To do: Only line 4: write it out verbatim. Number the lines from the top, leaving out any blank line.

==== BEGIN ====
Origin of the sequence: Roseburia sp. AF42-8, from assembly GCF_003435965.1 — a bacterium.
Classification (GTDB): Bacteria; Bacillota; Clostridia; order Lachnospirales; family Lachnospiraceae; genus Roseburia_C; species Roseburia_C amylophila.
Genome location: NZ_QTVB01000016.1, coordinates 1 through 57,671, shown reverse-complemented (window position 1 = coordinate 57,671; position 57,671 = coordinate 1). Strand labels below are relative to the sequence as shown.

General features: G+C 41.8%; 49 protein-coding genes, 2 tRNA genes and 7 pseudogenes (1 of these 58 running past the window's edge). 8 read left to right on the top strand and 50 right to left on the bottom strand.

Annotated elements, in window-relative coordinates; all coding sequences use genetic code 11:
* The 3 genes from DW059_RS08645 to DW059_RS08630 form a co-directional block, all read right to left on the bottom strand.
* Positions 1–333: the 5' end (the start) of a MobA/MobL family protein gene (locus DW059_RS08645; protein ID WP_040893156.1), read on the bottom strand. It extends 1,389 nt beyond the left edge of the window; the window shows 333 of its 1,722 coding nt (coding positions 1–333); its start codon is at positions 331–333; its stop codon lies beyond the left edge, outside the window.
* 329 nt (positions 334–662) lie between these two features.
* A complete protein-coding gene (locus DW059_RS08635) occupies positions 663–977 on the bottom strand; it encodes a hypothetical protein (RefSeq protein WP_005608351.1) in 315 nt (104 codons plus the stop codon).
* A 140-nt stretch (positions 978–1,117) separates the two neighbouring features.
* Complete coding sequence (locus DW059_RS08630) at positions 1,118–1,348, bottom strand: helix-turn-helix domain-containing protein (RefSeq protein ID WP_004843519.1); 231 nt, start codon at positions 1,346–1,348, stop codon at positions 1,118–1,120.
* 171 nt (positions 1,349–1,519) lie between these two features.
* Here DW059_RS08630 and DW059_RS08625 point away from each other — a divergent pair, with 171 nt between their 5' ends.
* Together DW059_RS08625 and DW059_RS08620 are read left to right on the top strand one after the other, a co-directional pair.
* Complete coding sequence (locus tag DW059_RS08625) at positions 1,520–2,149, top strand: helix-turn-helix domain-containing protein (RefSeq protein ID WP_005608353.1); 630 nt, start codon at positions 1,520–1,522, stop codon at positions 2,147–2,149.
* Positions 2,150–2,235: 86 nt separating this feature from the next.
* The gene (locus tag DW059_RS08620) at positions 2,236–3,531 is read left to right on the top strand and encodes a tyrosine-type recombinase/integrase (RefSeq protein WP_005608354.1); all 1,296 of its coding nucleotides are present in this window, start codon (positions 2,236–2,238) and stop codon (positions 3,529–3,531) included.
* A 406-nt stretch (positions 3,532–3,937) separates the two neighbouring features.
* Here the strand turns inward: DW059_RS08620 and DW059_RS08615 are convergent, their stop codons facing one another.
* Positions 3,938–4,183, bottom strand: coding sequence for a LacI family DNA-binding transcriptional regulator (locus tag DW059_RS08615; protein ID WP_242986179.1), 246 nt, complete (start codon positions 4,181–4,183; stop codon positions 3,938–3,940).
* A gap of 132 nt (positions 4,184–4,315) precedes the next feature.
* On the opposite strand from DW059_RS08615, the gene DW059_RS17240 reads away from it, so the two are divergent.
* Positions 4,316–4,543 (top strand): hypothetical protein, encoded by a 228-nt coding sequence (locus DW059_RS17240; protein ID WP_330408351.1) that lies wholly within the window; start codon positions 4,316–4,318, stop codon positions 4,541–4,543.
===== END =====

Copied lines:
General features: G+C 41.8%; 49 protein-coding genes, 2 tRNA genes and 7 pseudogenes (1 of these 58 running past the window's edge). 8 read left to right on the top strand and 50 right to left on the bottom strand.